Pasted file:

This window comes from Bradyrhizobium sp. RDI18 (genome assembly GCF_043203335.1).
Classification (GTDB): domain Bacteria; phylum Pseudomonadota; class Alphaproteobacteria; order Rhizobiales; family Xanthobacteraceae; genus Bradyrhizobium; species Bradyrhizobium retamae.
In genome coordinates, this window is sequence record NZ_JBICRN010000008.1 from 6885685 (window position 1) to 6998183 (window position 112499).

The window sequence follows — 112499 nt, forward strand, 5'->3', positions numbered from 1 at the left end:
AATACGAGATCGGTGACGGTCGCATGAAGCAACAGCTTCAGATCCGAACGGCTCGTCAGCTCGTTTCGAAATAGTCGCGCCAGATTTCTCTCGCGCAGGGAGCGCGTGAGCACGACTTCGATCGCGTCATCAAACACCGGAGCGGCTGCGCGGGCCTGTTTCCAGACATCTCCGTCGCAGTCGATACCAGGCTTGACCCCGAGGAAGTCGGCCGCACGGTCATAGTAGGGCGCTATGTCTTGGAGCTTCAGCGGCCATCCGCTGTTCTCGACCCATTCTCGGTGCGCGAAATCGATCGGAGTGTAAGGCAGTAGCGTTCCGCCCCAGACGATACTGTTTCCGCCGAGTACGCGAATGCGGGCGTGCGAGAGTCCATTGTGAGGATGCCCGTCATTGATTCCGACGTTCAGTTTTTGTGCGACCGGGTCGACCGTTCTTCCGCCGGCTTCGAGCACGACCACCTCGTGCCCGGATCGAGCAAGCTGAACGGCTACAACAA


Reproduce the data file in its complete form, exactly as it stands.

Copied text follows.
This window comes from Bradyrhizobium sp. RDI18 (genome assembly GCF_043203335.1).
Classification (GTDB): domain Bacteria; phylum Pseudomonadota; class Alphaproteobacteria; order Rhizobiales; family Xanthobacteraceae; genus Bradyrhizobium; species Bradyrhizobium retamae.
In genome coordinates, this window is sequence record NZ_JBICRN010000008.1 from 6885685 (window position 1) to 6998183 (window position 112499).

The window sequence follows — 112499 nt, forward strand, 5'->3', positions numbered from 1 at the left end:
AATACGAGATCGGTGACGGTCGCATGAAGCAACAGCTTCAGATCCGAACGGCTCGTCAGCTCGTTTCGAAATAGTCGCGCCAGATTTCTCTCGCGCAGGGAGCGCGTGAGCACGACTTCGATCGCGTCATCAAACACCGGAGCGGCTGCGCGGGCCTGTTTCCAGACATCTCCGTCGCAGTCGATACCAGGCTTGACCCCGAGGAAGTCGGCCGCACGGTCATAGTAGGGCGCTATGTCTTGGAGCTTCAGCGGCCATCCGCTGTTCTCGACCCATTCTCGGTGCGCGAAATCGATCGGAGTGTAAGGCAGTAGCGTTCCGCCCCAGACGATACTGTTTCCGCCGAGTACGCGAATGCGGGCGTGCGAGAGTCCATTGTGAGGATGCCCGTCATTGATTCCGACGTTCAGTTTTTGTGCGACCGGGTCGACCGTTCTTCCGCCGGCTTCGAGCACGACCACCTCGTGCCCGGATCGAGCAAGCTGAACGGCTACAACAA